The ACNC is the national charities regulator, and makes decisions about whether organisations can be registered as charities. Organisations must be registered with the ACNC before they can be endorsed by the Australian Taxation Office (ATO) to receive charity tax concessions.
Overseas aid and development organisations – those with overseas beneficiaries or activities, or who send money overseas – are able to apply for registration with the ACNC if they:
- fit the legal meaning of charity
- have an Australian Business Number (ABN)
- meet the ACNC Governance Standards
- meet the ACNC External Conduct Standards, and
- are not a type of organisation that cannot be registered, such as an organisation included in a written decision made by an Australian government agency or judge that lists it as engaging in or supporting terrorist or other criminal activities.
When applying to register, these organisations must identify the charitable purpose of their organisation, for example, advancing health, or promoting or protecting human rights. They may also select other recognised charitable purposes they have, or other charitable activities they engage in, such as education, development or environmental programs.
If you are seeking to register a charity that has overseas beneficiaries or activities, or sends money overseas, you will be asked questions about who your activities are directed towards and where your funding will be directed.
Find out more about how to apply to register with the ACNC.
All organisations registered with the ACNC have ongoing obligations under the ACNC Act. These include obligations to:
- notify us of certain changes
- keep records
- report to us each year, and
- comply with Governance Standards.
Registered charities who send funds or engage in activities outside of Australia also need to comply with a set of minimum standards called External Conduct Standards. These standards are intended to provide a minimum level of assurance that charities meet appropriate standards of governance and behaviour when operating outside Australia.
Find out more about the ongoing obligations of registered charities.
Reporting financial and other information
When registered charities report to us each year, Annual Information Statements require small, medium and large charities to provide information about (among other things):
- whether the charity conducted ‘international activities’
- whether the charity helped communities overseas
- the names of the overseas countries where the charity conducted overseas activities or helped communities overseas, and
- the amount of grants and donations made by the charity for use outside Australia (unless the charity meets the ACNC Act definition of ‘basic religious charity’).
The ACNC has prepared a document which will give you a general idea of the types and quantity of information collected. However, it is important to remember the AIS is updated each year.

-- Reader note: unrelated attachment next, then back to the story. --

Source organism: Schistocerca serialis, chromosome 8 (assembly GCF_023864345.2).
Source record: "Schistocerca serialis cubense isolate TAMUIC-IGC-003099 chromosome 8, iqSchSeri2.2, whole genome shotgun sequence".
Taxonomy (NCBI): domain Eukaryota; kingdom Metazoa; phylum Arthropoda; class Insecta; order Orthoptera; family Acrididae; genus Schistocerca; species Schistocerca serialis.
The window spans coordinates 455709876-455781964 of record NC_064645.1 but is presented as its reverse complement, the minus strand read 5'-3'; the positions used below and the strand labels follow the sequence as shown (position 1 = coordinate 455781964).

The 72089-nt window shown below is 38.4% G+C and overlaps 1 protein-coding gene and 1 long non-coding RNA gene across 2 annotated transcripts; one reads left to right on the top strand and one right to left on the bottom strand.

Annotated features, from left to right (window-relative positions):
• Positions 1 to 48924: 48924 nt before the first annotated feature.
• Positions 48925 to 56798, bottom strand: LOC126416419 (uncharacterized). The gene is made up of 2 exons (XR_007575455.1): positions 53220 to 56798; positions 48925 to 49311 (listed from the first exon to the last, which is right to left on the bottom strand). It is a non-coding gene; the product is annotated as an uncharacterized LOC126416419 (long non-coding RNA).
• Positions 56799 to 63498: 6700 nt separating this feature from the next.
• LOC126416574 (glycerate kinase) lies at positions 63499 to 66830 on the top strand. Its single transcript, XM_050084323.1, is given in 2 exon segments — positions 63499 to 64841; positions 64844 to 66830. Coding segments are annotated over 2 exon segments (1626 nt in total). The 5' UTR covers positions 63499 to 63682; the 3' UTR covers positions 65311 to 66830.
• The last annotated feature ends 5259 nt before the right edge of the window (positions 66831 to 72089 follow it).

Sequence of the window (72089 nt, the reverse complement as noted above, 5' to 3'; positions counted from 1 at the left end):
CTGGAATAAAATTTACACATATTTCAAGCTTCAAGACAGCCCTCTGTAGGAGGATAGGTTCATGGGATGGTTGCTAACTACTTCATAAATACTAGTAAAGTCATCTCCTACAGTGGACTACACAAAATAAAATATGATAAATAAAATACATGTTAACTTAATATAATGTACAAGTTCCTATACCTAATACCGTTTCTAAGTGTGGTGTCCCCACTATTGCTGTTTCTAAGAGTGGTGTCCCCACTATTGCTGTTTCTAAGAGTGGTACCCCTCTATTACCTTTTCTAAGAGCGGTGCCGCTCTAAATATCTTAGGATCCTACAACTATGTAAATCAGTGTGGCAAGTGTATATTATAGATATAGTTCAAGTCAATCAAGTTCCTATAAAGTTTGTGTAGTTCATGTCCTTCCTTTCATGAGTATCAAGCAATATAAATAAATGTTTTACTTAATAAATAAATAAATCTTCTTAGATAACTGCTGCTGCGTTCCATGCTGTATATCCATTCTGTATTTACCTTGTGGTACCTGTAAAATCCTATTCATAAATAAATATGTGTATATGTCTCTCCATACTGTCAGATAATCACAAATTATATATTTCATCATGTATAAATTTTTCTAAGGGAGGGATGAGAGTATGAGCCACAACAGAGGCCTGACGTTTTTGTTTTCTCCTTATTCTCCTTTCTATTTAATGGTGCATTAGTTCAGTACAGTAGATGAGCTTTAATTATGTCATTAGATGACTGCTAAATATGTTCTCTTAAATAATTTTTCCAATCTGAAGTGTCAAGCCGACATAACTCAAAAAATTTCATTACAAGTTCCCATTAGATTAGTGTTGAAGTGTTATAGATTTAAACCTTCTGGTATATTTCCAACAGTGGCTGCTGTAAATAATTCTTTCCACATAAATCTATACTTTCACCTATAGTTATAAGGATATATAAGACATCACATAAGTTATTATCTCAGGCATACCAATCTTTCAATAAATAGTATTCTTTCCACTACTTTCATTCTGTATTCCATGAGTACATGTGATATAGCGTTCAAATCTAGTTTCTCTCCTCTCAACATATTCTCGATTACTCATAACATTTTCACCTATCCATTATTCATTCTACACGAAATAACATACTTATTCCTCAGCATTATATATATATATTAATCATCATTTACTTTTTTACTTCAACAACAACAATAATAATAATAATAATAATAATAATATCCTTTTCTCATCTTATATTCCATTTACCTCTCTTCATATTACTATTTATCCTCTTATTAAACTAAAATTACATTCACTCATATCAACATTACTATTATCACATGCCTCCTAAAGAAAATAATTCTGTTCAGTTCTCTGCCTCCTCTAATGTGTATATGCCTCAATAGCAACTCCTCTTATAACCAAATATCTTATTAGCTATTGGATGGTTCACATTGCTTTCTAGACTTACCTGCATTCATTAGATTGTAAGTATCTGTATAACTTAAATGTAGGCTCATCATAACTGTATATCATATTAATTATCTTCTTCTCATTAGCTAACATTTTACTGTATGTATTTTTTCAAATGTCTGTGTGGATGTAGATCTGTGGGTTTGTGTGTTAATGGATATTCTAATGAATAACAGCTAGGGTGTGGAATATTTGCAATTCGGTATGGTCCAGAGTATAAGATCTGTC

Governance standards and the ACFID Code of Conduct
The ACNC governance standards are a group of key standards, which include accountability to members and suitability of responsible people. Registered charities must meet these standards.
A number of non-government aid and international development organisations become members of the Australian Council for International Development (ACFID), which is a peak body. All ACFID members sign up to the ACFID Code of Conduct (the ACFID Code). The ACFID Code promotes good practice and aims to improve international development outcomes and increase stakeholder trust by enhancing transparency and accountability of the members.
Please note that charities that comply with the ACFID Code, in particular the principles and underlying obligations, are highly likely to also meet the ACNC Governance Standards.
ACFID revised its Code of Conduct in June 2017. However, the ACFID Code and the ACNC Governance Standards do not map across to each other in an exact way, and the ACNC may still require your organisation to demonstrate how it meets the Governance Standards.
External Conduct Standards and the ACFID Code of Conduct
The ACNC External Conduct Standards are a separate set of standards that impose minimum requirements on the governance and behaviour of charities when operating overseas.
As with the ACNC Governance Standards, charities that comply with the ACFID Code are highly to also meet the ACNC External Conduct Standards.
You can view a page with the comparing the ACNC External Conduct Standards with the ACFID Code of Conduct here.
As with the ACNC Governance Standards, because the ACFID Code is not wholly consistent with the External Conduct Standards, the ACNC may still require further evidence to demonstrate compliance with the External Conduct Standards, despite ACFID Code compliance.
Obligations to other agencies
If your organisation has obligations to another government agency (such as notification or reporting obligations) it must continue to meet these obligations unless we or another government agency tell you otherwise. This includes agencies such as the Department of Foreign Affairs and Trade.